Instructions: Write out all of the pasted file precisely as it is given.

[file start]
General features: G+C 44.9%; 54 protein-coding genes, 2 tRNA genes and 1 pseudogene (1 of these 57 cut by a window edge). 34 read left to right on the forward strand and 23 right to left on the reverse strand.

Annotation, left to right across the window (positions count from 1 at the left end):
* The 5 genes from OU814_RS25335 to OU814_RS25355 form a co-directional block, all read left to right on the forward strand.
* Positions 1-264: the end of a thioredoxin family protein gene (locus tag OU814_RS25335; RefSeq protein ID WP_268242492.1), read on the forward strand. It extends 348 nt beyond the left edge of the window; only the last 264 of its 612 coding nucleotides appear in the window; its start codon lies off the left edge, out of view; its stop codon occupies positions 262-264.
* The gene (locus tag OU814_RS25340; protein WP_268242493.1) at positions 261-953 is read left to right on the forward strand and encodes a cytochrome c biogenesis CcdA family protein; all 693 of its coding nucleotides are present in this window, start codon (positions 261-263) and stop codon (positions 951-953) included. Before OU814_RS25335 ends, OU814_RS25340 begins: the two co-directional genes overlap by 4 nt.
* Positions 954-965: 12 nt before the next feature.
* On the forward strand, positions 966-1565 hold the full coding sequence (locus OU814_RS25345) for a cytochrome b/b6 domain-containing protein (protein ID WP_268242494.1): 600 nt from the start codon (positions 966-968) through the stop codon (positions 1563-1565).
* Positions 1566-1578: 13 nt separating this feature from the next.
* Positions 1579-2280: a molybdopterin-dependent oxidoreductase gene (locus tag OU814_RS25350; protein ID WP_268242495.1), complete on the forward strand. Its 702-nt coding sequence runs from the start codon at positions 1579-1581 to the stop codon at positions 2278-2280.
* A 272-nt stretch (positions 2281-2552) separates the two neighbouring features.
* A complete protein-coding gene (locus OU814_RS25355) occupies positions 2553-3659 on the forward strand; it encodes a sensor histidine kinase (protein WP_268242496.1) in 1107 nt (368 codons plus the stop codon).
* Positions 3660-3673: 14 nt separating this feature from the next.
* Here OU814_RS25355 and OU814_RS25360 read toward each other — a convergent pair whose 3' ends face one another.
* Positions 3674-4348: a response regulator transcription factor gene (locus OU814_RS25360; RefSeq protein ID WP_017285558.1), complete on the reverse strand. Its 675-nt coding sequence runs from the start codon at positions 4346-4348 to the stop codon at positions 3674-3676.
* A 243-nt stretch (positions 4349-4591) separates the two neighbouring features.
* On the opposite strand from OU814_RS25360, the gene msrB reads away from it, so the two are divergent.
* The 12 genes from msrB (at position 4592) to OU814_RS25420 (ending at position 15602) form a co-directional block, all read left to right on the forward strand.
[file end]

General features: G+C 44.9%; 54 protein-coding genes, 2 tRNA genes and 1 pseudogene (1 of these 57 cut by a window edge). 34 read left to right on the forward strand and 23 right to left on the reverse strand.

Annotation, left to right across the window (positions count from 1 at the left end):
* The 5 genes from OU814_RS25335 to OU814_RS25355 form a co-directional block, all read left to right on the forward strand.
* Positions 1-264: the end of a thioredoxin family protein gene (locus tag OU814_RS25335; RefSeq protein ID WP_268242492.1), read on the forward strand. It extends 348 nt beyond the left edge of the window; only the last 264 of its 612 coding nucleotides appear in the window; its start codon lies off the left edge, out of view; its stop codon occupies positions 262-264.
* The gene (locus tag OU814_RS25340; protein WP_268242493.1) at positions 261-953 is read left to right on the forward strand and encodes a cytochrome c biogenesis CcdA family protein; all 693 of its coding nucleotides are present in this window, start codon (positions 261-263) and stop codon (positions 951-953) included. Before OU814_RS25335 ends, OU814_RS25340 begins: the two co-directional genes overlap by 4 nt.
* Positions 954-965: 12 nt before the next feature.
* On the forward strand, positions 966-1565 hold the full coding sequence (locus OU814_RS25345) for a cytochrome b/b6 domain-containing protein (protein ID WP_268242494.1): 600 nt from the start codon (positions 966-968) through the stop codon (positions 1563-1565).
* Positions 1566-1578: 13 nt separating this feature from the next.
* Positions 1579-2280: a molybdopterin-dependent oxidoreductase gene (locus tag OU814_RS25350; protein ID WP_268242495.1), complete on the forward strand. Its 702-nt coding sequence runs from the start codon at positions 1579-1581 to the stop codon at positions 2278-2280.
* A 272-nt stretch (positions 2281-2552) separates the two neighbouring features.
* A complete protein-coding gene (locus OU814_RS25355) occupies positions 2553-3659 on the forward strand; it encodes a sensor histidine kinase (protein WP_268242496.1) in 1107 nt (368 codons plus the stop codon).
* Positions 3660-3673: 14 nt separating this feature from the next.
* Here OU814_RS25355 and OU814_RS25360 read toward each other — a convergent pair whose 3' ends face one another.
* Positions 3674-4348: a response regulator transcription factor gene (locus OU814_RS25360; RefSeq protein ID WP_017285558.1), complete on the reverse strand. Its 675-nt coding sequence runs from the start codon at positions 4346-4348 to the stop codon at positions 3674-3676.
* A 243-nt stretch (positions 4349-4591) separates the two neighbouring features.
* On the opposite strand from OU814_RS25360, the gene msrB reads away from it, so the two are divergent.
* The 12 genes from msrB (at position 4592) to OU814_RS25420 (ending at position 15602) form a co-directional block, all read left to right on the forward strand.